8 February 2018

Namibia: Heavy Workload Burdens Defence Lawyers

Windhoek — During his annual legal year opening speech, Chief Justice Peter Shivute yesterday said the overbooking of defence lawyers for trials in the High Court is a worrying trend as fewer new criminal cases are now being finalised compared to previous years.

According to him this has caused the Judge President to initiate consultations with the Legal Aid Directorate and the Law Society of Namibia to address this problem for which a lasting solution must be found in the interest of the administration of justice.

He however praised the new reforms at the civil stream, judicial case management, mediation and e-justice as having contributed greatly to the early finalisation of cases and reducing litigation costs.

The Chief Justice announced the success rate of matters referred to mediation improved from 60.4 percent in 2016 to 68 percent in 2017.

With regard to the Supreme Court, he said repeated admonitions in judgments handed down had the desired effect and less and less time is wasted on applications for condonation for non-compliance with the rules of the court.

Chief Justice Shivute however said he is pleased the admonitions handed down through judgments had the effect that judges are able to deal with the merits of the appeals without being side-tracked by procedural skirmishes and added that it will only be to the benefit of the administration of justice.

He took the opportunity to remind all legal practitioners that the new rules of the Supreme Court came into force on November 15 last year and that legal practitioners intending to practice in the Supreme Court must make an effort to study the rules to avoid unnecessary applications for condonation and reinstatement of appeals.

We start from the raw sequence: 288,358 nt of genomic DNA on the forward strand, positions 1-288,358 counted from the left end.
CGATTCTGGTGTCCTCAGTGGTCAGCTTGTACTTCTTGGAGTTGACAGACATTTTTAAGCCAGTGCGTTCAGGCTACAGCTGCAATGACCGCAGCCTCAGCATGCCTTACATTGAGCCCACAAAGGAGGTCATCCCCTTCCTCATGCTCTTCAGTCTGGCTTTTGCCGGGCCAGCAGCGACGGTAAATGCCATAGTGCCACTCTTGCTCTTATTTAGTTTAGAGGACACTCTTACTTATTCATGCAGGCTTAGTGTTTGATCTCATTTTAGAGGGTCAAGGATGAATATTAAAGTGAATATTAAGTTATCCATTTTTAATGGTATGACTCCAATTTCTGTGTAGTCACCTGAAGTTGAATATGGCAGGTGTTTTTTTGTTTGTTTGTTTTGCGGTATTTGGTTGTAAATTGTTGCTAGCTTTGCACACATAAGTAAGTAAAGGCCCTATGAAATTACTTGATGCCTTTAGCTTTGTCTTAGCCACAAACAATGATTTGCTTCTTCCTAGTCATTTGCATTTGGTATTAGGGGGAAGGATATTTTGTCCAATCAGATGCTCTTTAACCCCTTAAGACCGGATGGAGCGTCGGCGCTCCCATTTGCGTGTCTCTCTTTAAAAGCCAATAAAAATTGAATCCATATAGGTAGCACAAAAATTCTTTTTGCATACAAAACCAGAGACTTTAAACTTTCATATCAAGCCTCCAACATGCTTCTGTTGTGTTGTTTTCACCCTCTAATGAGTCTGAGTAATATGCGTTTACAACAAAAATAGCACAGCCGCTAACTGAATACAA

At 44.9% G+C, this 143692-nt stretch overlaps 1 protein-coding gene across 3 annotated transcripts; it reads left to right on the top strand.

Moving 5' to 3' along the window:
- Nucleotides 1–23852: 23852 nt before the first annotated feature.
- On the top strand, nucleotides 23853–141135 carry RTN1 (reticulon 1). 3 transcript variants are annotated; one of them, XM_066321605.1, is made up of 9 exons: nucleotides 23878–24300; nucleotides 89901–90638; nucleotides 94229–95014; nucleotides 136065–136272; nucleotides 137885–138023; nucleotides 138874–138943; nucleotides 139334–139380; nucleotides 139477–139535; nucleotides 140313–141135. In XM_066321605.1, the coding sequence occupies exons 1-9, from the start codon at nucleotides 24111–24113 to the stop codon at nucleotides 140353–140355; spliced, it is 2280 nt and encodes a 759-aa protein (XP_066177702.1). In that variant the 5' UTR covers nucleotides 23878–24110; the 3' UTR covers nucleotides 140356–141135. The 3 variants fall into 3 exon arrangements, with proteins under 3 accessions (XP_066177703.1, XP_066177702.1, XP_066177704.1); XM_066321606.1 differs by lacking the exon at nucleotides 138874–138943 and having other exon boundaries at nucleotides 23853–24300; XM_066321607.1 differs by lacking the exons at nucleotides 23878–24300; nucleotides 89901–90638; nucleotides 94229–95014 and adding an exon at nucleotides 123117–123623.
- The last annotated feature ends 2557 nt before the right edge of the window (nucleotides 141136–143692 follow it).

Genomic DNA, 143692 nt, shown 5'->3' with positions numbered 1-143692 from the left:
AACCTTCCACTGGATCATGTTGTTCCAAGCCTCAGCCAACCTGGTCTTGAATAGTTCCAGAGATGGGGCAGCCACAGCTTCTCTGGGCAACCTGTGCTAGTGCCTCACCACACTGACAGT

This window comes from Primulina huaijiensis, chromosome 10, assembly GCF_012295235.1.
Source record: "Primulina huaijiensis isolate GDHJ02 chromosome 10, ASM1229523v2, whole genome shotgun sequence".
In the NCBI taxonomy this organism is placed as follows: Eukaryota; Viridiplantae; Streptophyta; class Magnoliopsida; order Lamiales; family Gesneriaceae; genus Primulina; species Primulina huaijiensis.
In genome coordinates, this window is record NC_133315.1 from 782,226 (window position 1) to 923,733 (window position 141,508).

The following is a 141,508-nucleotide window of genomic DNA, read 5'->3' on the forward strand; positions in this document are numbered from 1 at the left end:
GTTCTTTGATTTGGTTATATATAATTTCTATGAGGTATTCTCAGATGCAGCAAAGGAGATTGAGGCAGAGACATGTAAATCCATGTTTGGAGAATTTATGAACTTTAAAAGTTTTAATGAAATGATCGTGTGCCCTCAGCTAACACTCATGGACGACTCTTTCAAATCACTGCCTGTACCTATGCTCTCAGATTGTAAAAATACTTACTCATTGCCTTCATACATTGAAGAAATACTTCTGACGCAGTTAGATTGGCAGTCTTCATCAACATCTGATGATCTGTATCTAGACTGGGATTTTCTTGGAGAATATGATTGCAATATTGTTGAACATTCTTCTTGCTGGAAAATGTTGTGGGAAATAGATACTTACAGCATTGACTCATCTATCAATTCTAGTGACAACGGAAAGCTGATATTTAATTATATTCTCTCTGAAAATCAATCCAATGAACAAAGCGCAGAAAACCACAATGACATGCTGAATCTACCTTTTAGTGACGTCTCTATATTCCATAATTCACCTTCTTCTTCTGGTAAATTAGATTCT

He said that the Supreme Court's performance continues to be impressive with a full complement of five permanent judges and three ad hoc or acting judges of appeal. He attributed that to the fact that more cases are being set down each year and the waiting time for allocation of hearing dates has been shortened remarkably. In 2017, the Chief Justice said, the Supreme Court registered a total of 93 cases (including appeals, reviews and petitions) of which 46 were enrolled for hearing and 45 judgments delivered.

Twenty of the appeals lapsed while 10 out of 16 petitions were finalised, Chief Justice Shivute said.

He also announced that the magistrates courts registered a total of 38,435 cases during the period January to September 2017 and finalised a paltry 19,140 which amounts to 50 percent of cases completed.

"This is of great concern to me because at this rate we are building up a backlog of cases in the magistrates courts," the judge said and continued: "The inadequacy of courtrooms, the malfunctioning and not enough recording equipment, and the shortage of both judicial officers and court support staff have been cited by the magistracy as the reasons for the less than satisfactory statistics that I have just described".

He went on to say the judiciary is looking into ways to arrest this trend, and as far as infrastructure is concerned, they have begun to acquire, and more generally deploy ready-to-use structures to serve as courtrooms. This he said is done in collaboration with the Ministry of Justice which is responsible for capital projects.

The Chief Justice concluded by saying that the Judiciary of Namibia is committed to playing its part in nation building by strengthening the rule of law through the delivery of quality and timely justice.

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